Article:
Tuesday, November 5, 2013

The Great Hiatus

Hello all! I like to begin by saying that the month of October was an incredibly busy one for me, so my output on this blog was minimal. Then, as soon as my schedule cleared up, I was all set to return to The Consulting Detective, when I encountered some problems with Blogger. It appears as though the problem has not yet been remedied - specifically it involves being unable to format my text around pictures. If any of my fellow bloggers are experiencing difficulties, fell free to leave a comment below.

So, what can you expect from me coming soon? Well, in five days (10 November), it will be this blog's one year anniversary and I am working on my celebratory post. In addition, I have a review on the way for the Doctor Who novel, "Touched by an Angel" by Jonathon Morris. The review will focus on the book as well as the audiobook version read by Clare Corbett. Reviews are also on the way for the two most recent episodes of "Agatha Christie's Poirot": "The Big Four" and "Dead Man's Folly."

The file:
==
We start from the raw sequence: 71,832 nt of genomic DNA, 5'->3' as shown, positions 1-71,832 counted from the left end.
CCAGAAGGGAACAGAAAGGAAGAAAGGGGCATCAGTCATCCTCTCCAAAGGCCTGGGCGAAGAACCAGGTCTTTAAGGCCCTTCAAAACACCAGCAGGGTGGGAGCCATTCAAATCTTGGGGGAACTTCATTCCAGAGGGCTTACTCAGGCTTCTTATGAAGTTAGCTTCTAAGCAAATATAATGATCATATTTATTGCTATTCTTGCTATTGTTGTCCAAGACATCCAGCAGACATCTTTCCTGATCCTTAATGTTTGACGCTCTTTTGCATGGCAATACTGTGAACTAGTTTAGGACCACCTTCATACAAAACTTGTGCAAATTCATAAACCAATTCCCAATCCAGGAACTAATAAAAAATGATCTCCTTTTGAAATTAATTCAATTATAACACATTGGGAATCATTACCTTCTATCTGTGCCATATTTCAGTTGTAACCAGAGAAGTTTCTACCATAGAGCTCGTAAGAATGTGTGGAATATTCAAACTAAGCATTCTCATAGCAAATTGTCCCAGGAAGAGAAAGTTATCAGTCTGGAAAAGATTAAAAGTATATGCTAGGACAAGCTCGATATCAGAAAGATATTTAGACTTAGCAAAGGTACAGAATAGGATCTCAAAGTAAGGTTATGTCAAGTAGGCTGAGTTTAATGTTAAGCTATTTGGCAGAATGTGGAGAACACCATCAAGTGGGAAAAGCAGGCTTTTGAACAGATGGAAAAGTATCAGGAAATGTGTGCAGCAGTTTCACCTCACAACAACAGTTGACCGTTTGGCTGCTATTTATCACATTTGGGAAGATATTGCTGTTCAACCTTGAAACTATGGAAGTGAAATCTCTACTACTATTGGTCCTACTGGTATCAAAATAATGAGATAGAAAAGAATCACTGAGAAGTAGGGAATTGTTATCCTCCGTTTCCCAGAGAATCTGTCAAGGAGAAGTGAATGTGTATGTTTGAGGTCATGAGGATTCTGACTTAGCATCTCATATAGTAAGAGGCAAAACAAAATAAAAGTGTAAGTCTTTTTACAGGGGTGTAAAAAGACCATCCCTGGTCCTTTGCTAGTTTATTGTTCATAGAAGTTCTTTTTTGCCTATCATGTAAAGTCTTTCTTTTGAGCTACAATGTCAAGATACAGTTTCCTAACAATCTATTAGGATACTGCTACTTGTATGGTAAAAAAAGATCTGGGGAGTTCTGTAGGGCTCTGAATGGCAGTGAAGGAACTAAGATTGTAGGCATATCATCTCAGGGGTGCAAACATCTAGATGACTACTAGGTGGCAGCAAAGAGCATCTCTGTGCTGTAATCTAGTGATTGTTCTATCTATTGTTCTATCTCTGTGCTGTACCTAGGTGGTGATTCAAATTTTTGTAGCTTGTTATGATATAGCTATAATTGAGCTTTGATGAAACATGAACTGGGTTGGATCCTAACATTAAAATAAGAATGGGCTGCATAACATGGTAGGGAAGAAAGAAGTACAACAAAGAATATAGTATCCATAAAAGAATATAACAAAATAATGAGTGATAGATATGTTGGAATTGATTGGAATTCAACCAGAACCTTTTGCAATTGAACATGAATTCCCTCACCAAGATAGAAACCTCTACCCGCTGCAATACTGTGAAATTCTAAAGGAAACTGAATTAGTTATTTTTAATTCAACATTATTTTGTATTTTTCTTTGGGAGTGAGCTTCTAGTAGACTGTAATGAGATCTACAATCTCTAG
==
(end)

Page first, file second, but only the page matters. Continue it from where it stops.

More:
On the Sherlockian front, there is going to be another addition to the Portrait of Perfection category - the 1979 film, "Murder by Decree" starring Christopher Plummer as Holmes. I will also be looking at the novel, "The Valley of Fear" and why it is underrated by the Sherlock Holmes community. 

Thank you to all those who read this blog. I promise you some more material on the way.